Thieves steal the show in Gods of Egypt and Hieroglyph

Not every story set in the ancient world is based on the Bible or on Greco-Roman history. Two major projects set in ancient Egypt are currently in the works — and one of them started filming just a few days ago.

Variety reports that Alex Proyas — who was actually born in Egypt, to Greek parents, and moved to Australia with his family when he was just a few years old — began shooting Gods of Egypt in Sydney last Thursday. The film reportedly has a budget of $150 million. (That’s Proyas pictured above.)

It’s not clear to me whether the story will be primarily about the gods or the humans who interact with them, but depending on who you read, the story either revolves around “a young thief who enlists the help of the ancient gods to bring his beloved back to life,” or it is “set in motion when a ruling god … kills another”.

[Read more...]

Noah video round-up: a new clip, a new music video, and soundbites from faith leaders and filmmakers alike

The movie officially comes out in North America on Friday, but plenty of theatres will be showing it Thursday night. So with three days to go until the film comes out, the studio has released another clip from Darren Aronofsky’s Noah. You can check it out below the jump, along with a new (and possibly unauthorized) music video for the theme song that Patti Smith wrote for the film, as well as some interview clips with the filmmakers and with “faith leaders” who have endorsed the film.

[Read more...]

Exclusive: Darren Aronofsky and Ari Handel on the meaning of “righteousness”, whether villains can believe in God, and the hurdles they faced when pitching Noah

My interviews with Darren Aronofsky: 1998 | 2014 pt 2 | 2014 pt 3 | 2014 pt 4

A few weeks ago, I had the privilege of seeing Darren Aronofsky’s Noah and speaking to both Aronofsky and his co-writer/co-producer Ari Handel immediately after the screening. The following is part one of our conversation. The film comes out Thursday night.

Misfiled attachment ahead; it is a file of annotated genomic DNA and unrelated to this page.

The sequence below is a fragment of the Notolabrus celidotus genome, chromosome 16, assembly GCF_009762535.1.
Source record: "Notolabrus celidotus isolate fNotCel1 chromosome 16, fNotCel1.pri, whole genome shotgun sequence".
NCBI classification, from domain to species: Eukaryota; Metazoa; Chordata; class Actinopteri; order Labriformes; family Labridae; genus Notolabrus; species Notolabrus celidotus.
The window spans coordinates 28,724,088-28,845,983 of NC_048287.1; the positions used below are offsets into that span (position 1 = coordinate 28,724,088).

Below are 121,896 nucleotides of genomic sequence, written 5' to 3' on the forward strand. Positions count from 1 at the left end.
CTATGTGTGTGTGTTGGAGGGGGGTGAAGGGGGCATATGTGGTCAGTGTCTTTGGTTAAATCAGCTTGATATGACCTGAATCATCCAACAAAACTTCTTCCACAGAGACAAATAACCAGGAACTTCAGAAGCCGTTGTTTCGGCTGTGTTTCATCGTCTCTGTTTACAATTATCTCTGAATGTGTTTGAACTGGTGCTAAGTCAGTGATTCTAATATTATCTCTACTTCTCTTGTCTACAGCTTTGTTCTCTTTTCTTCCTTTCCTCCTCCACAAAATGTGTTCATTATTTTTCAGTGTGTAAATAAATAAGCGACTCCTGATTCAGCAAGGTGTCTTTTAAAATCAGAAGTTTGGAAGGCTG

I don’t know if I should admit this, but a copy of an early draft of your script drifted my way, so when I read it, I was struck by the justice and mercy theme, and it was really interesting to see that here in the finished film.

Darren Aronofsky: Well, that was a big part of the movie for us. I think when Ari and I started working on the project and we started reading the Bible over and over again, there’s this term where they call Noah “righteous,” and so what does that word mean? People sort of have a sense of what the word means, but there’s a lot of ways to define it when you really try to figure it out, and so we started talking to a lot of people and looking it up and tried to understand it, and a lot of the different theologians and scholars that talk about it, we came upon this idea that it was a perfect balance of justice and mercy.

[Read more...]

Is “God” missing from Darren Aronofsky’s Noah? Please.

Reviews of Darren Aronofsky’s Noah have been trickling out for a few days now — you can read my own first impressions here — and one of the more puzzling remarks I’ve come across so far is a bit from Todd McCarthy’s review in The Hollywood Reporter.

Specifically, McCarthy, who likes the film, asserts in passing that Noah “will rile some for the complete omission of the name ‘God’ from the dialogue”.

When I first read that, I wondered who McCarthy could possibly be referring to. Who, exactly, would be so easy to offend, so eager to nitpick the smallest detail, so ready to assume the worst about this movie that they would live up to the stereotype invoked by McCarthy and actually make an issue of this?

Enter Breitbart News.

To be fair, Big Hollywood — the Breitbart website that has been hostile towards Noah ever since it published a critique of an early draft of the script in October 2012 — devotes only a few sentences to this bit from McCarthy’s review. But devote them, it does, quoting that one line and commenting that the absence of this word “might make the movie a harder sell to its intended audience–faith-friendly viewers.”

[Read more...]

Box office update: Bible movies and an evangelical surprise

Out with the old, in with the new.

The latest box-office estimates are in, and it seems that Son of God fell out of the top ten in this, its fourth weekend. The film earned $2.7 million between Friday and Sunday, or just a tenth of what it made when it opened three weeks ago. Its total gross now stands at $55.6 million.

The top ten won’t be without a Bible movie for long, though. Darren Aronofsky’s Noah opened in Mexico and South Korea this week and earned $14 million between those two countries, which bodes very well for its domestic release on Friday.

[Read more...]

Noah news round-up: a good first day in Mexico, the filmmakers talk about fear, grief, and literalism, and more

More good news for Noah from the foreign market: the film, which already had a strong opening in South Korea a couple days ago, had a similarly strong opening in Mexico yesterday. In both cases, the studio says the movie’s opening days were on par with the opening days for Gravity in those markets.

Several reviews of the film went online Thursday night (or Friday morning, if you live on the east coast) — you can read my own first review here — and it currently has a 73% score at Rotten Tomatoes.

[Read more...]


CLOSE | X

HIDE | X